“Daniel!” said Lise as I walked into the bar. “How’s Monty?”
“I didn’t get to see him, hey, do you have Wanda’s number?”
Lise flipped open her cell phone and read out Wanda’s number, which I quickly put in my phone. I left the bar and walked home while dialing Wanda.
“Wanda, it’s Daniel,” I said when she picked up the call.
“Daniel, I’m so sorry, I didn’t know how to get a hold of you.”
“What’s going on with Dad?”
“Honestly, I don’t know. I know he’s on the 7th floor at Lakeside but that’s it. They wouldn’t let me into the psych or the rehab floor. I was just with him in the ambulance. Maybe try calling the 7th floor…they should have a phone up there,” said Wanda.
“Good idea,” I said and quickly hung up.
After numerous attempts at calling the hospital I finally got put through to the rehab floor. I asked for Montgomery and was told he was being seen by medical doctors. They asked if he had insurance and I told them I didn’t know. They said my father seemed out of it and they couldn’t get much information out of him. Uncooperative, I believe is the word they used. They said they had a feeling he’d be hospitalized for awhile. They were running tests right now and would know more by the morning. I asked about visiting hours and again was told there were no visiting hours on the 7th floor.
Defeated, I made it to my apartment, threw my school bag down and started to cry. I must have exhausted myself from crying because before I knew it, it was the next day at 10AM. I’d missed my morning class which honestly was the least of my concerns. Chance called around 10:30 trying to figure out what was going on with Dad. I told him I didn’t know much but that he was in rehab receiving medical attention. As I talked to Chance I gathered myself together and took at taxi to the hospital again. I knew they wouldn’t let me see him but somehow being there I thought I could get more information out of them. I walked up to the same desk I had walked up to when I initially came to the hospital and asked again about Montgomery Irving Hawkins. This time I was told that he had checked himself out.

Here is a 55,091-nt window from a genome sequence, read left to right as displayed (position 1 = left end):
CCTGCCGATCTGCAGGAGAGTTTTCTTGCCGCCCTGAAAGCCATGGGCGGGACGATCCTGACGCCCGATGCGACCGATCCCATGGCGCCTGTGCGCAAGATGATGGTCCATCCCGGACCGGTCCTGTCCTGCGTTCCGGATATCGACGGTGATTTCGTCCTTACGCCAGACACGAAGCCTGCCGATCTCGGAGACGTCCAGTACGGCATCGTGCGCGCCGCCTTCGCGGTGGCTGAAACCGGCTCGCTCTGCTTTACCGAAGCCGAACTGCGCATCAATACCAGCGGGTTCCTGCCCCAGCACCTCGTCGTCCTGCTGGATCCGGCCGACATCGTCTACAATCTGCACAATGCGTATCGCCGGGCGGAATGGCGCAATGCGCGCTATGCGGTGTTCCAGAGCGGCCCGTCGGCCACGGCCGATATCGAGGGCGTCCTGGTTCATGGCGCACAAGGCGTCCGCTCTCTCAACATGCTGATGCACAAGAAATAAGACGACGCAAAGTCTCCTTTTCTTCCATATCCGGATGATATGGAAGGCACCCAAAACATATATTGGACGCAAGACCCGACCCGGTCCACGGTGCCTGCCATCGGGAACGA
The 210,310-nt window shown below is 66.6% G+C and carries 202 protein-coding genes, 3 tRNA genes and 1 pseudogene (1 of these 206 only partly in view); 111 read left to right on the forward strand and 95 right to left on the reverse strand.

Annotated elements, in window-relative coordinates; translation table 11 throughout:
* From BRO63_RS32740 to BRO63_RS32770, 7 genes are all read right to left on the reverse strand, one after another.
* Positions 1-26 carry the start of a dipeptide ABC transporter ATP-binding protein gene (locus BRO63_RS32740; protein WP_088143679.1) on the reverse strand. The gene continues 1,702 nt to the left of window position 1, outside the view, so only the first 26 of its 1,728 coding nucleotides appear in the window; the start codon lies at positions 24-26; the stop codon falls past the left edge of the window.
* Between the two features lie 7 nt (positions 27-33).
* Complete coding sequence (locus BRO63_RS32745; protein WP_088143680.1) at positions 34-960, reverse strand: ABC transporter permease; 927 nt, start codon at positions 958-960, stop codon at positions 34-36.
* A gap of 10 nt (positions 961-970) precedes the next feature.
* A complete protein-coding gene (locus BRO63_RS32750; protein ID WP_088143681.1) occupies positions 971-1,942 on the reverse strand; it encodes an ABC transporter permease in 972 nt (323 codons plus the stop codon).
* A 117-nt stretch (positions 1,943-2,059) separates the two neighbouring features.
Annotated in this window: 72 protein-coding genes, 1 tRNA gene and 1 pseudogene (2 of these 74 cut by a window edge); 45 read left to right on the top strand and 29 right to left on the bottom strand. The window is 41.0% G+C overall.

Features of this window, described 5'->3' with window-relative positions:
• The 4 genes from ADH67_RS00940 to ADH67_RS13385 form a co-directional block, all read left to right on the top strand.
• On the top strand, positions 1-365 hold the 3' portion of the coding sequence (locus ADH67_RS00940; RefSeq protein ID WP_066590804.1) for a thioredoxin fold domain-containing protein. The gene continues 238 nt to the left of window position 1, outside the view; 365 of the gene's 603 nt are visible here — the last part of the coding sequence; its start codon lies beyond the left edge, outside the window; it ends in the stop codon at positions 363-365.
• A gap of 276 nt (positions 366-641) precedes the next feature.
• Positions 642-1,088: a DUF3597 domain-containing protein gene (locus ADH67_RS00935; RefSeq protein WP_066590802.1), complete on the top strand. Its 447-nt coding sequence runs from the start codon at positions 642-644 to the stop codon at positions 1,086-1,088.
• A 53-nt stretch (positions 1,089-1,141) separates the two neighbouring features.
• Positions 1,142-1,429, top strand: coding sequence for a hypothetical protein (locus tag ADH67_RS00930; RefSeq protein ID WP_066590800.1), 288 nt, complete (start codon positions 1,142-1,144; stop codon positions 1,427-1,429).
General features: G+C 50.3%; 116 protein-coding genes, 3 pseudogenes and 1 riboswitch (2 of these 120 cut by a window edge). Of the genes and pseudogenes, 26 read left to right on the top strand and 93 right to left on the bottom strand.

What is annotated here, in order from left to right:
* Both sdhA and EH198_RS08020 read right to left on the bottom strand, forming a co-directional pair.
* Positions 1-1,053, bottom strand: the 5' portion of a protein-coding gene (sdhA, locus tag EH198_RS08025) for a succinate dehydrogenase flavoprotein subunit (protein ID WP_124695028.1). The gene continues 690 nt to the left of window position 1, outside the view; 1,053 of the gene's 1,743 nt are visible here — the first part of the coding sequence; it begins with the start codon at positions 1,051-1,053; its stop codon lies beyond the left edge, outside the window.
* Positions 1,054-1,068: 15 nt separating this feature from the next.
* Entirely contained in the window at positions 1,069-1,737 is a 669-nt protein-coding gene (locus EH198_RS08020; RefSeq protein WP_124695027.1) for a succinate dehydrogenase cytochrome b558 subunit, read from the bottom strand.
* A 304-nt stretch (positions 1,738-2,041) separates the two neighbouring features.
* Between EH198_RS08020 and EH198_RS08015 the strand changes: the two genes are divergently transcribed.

“Checked himself out,” I said incredulously. “He’s sick.”
“Well, sick or not he checked himself out at 6AM.” It was already 11. Why hadn’t he called me, I thought. My head whirling with thoughts I didn’t know where to go first, the bar or his apartment, he could have gone to either. I tried calling him on his cell but no one answered. I figured he must be at home sleeping, and when I finally got to his apartment I used the key he crazily always kept under the mat in front of his apartment. He’d lost his key at the bar so many times that this was his solution. As I opened the door, I saw him. There was my father. I inched closer to him not wanting to wake him up and the smell of alcohol pushed forward. Still closer I went and noticed 2 empty pill bottles from the hospital. I peered closer and noticed a note on the floor.
“Oh my god, Daddd….Dadddd!” I yelled as I pushed on his chest. “Dad!”
I grabbed my cell phone and dialed 911. What I said I can’t recall. What I remember is being told at some point that my father had died an hour or two earlier before I got to him. God knows how much alcohol he drank but he took an entire bottle of Seroquel with an entire bottle of Xanax. He lay, dead in those washed out red boxer shorts, one hand laying on his crotch one hand off to the side, his puffy eyes closed and forehead for the first time since my mother’s illness, unfurled. I remember backing away slowly. I remember the police asking about a note. The details I’ve forgotten. All that I know is close to the three year anniversary of my mother’s death, my father killed himself. And his last words were written in a note the police bagged, carried away, and never gave back.
Wanda and I were the only people at funeral who didn’t cry. We knew he was out of his misery. I wasn’t religious and didn’t believe in much but knew that life was death on earth for him. He stopped caring the minute our mother’s heart took its last beat and never came back. And sometimes I hate myself for those years at the Anvil I spent drinking with him and sometimes I honestly think it’s because of those nights that I know him better than any other human being. But in the end it killed him. The Anvil killed him, the liquor killed him, the pills killed him, the pain killed him, our mother’s death killed him….however you look at it he was killed. And all I have to say for myself is that I was there. And I can’t decide if I should feel guilty about that or not.